Small towns across the US—often defined by their past and reeling from the fallout of lost jobs and dwindling populations—are turning to a decidedly trending industry to help guide their future: beer. We look at three recent examples.
In states with farm brewery licenses, adding a brewery gives farmers the ability to use their crops in a product that they can sell directly to consumers, thus creating a new revenue stream, bringing tourism to the farm and forging a sense of community.
Whether your trail beer is found at a pub in the Smoky Mountains, a brewery in New England, or in a “trail magic” cooler stowed in the woods by a kind, empathetic soul, beer is part of Appalachian Trail culture.
Flying Dog plans to establish Farmworks, a brewery focusing on unique, small-batch brews, in Lucketts, Va. The brewhouse will include a coolship, a barrel aging and souring facility, a cellar and a tasting room and hospitality area.
Of the 836 new breweries that opened between 2010 and 2013, approximately 350 will close by 2016. It’s a shocking number that makes sense after asking the people behind recently shuttered breweries about the challenges they faced.
At The Birch, the colorful chalkboard tap list incorporates Virginia breweries like Champion and Smartmouth alongside national mainstays like Allagash and Left Hand while its website advertises a specialization in “craft artisanal European crazy hard to say beer and cheese.”
Basecamp. Outpost. Those are the two halves of Devils Backbone Brewing Co., one of Virginia’s fastest-growing beermakers. And in their short life span, Devils Backbone’s two brewhouses have garnered 23 medals at the Great American Beer Festival and five more in the World Beer Cup competition.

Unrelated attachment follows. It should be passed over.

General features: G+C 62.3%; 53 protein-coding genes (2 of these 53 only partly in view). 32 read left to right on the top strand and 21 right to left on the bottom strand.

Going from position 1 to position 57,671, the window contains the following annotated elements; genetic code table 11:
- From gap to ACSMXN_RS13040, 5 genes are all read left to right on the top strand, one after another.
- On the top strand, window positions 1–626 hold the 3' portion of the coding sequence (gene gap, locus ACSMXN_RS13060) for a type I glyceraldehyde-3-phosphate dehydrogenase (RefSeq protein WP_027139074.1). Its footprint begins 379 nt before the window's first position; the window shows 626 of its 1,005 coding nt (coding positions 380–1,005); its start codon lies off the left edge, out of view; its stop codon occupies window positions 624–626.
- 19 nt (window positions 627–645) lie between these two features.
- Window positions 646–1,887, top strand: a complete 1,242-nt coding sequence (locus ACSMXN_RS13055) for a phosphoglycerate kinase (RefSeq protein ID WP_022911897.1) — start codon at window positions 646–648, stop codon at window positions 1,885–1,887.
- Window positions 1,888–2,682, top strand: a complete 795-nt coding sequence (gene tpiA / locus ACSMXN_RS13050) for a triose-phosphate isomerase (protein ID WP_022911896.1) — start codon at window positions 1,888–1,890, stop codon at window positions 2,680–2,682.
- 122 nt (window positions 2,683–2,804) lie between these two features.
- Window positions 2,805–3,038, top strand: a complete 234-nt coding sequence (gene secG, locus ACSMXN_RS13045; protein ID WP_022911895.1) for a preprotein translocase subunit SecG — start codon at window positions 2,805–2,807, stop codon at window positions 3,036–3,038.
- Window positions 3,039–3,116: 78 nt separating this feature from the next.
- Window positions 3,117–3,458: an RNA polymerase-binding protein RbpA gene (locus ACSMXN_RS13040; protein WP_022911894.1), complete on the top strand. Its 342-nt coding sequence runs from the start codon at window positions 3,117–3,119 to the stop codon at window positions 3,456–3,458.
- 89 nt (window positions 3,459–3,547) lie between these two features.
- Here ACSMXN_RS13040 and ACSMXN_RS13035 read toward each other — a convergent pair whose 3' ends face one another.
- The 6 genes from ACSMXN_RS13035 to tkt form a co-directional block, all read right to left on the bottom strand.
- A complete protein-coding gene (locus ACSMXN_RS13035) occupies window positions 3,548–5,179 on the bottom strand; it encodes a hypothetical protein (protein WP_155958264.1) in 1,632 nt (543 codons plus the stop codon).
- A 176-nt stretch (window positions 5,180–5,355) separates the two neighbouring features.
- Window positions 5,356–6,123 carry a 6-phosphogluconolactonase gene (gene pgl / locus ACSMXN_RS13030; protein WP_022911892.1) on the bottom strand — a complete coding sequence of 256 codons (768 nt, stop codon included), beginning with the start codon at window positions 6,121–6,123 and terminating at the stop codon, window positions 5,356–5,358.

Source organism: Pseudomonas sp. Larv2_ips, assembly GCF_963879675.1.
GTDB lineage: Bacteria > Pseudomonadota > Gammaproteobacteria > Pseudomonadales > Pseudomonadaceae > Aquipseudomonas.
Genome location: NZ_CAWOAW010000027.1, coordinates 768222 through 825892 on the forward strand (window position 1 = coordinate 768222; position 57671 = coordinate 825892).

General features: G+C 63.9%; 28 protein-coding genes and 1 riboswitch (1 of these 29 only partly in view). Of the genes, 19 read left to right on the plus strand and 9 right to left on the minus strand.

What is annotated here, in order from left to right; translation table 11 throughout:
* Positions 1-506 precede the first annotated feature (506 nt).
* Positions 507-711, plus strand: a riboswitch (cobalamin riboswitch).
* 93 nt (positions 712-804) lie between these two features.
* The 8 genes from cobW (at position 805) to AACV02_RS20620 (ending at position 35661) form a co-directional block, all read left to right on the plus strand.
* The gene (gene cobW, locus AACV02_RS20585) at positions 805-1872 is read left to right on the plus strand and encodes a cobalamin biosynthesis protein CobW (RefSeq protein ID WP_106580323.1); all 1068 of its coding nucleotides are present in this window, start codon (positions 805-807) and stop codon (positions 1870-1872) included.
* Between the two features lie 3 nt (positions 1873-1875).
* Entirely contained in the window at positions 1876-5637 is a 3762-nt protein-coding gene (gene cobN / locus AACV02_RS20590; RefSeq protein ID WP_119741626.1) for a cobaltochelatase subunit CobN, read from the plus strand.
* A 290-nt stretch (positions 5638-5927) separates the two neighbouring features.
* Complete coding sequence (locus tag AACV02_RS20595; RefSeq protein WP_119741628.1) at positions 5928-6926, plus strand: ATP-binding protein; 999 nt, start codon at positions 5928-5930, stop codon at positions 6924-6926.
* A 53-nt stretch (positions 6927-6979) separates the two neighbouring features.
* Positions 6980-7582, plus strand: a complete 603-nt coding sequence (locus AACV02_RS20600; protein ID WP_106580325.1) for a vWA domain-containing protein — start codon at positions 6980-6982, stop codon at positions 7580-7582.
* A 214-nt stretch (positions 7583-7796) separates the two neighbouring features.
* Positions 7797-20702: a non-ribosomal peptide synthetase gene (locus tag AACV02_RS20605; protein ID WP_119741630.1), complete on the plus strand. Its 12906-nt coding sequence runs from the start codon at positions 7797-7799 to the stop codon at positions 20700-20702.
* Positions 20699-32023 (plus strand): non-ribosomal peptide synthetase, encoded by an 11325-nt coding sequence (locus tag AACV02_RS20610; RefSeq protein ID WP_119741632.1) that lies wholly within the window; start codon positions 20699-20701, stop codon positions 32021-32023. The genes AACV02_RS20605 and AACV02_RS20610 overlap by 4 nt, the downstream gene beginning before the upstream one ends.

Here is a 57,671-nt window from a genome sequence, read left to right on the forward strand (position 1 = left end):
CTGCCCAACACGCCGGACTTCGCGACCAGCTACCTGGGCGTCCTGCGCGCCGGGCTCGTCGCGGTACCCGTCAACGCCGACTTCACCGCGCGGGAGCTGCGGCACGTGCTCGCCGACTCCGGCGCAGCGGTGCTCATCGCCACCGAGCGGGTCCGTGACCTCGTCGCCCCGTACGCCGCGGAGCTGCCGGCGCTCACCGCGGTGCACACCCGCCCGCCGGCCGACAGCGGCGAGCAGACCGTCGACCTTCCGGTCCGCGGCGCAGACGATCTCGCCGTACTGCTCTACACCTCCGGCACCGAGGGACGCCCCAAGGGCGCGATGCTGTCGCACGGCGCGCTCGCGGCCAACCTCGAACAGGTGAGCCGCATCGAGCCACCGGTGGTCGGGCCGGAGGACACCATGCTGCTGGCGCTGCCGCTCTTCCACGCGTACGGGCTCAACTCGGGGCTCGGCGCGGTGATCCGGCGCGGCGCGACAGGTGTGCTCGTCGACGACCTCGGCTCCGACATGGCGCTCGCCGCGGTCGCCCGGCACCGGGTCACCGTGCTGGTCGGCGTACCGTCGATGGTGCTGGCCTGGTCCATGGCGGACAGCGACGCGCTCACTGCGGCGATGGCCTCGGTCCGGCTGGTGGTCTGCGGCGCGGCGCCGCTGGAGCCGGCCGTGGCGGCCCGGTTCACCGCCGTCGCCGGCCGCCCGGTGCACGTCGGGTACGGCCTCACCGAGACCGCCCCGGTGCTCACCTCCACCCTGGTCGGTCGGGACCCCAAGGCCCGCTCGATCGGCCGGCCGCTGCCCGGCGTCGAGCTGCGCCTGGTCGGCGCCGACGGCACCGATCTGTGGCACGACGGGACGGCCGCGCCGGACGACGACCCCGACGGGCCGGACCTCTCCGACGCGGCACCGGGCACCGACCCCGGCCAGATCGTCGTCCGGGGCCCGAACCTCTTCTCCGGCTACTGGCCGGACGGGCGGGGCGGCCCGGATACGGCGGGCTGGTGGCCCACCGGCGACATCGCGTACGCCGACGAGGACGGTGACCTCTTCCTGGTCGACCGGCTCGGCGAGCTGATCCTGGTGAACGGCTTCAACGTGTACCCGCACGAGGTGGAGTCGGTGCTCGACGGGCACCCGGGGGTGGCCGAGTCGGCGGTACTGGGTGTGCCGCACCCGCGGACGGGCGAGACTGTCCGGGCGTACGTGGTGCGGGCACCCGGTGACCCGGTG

A good brewery is aware of the atmosphere it’s creating. They don’t just want you to stop in and check it off your list; they want you to hang around, ask questions, bring friends. In essence, it’s all about community-building.
Hardywood Park’s founders, a pair of Northeastern transplants, were blown away by Richmond’s thirst for experimentation, and set up shop there; they landed in an unproven market, opened a brewery focusing on Belgian ales, big Stouts and unique IPAs, and can’t push enough product out the door.
With a few loans and the support of a community that was clamoring for a local brewery, the Port City team took over an old warehouse just outside the nation’s capital to build one of the DC area’s most successful breweries.
Chicago’s Baderbräu Pilsner resurrected after 10 years; Wyoming breweries collaborate on official state beer; Molson Coors purchase of StarBev approved by EEC; and new legislation in Alabama, New York and Virginia.
AB-InBev and MillerCoors want a piece of the apple cider pie; CAMRA Vancouver FUSS-ing over standardized pours; Belgium celebrates Trappist breweries; Oglala Sioux tribe suing brewers, wholesalers, retailers; and Virginia, Mississippi attempting to pass brew-friendly laws.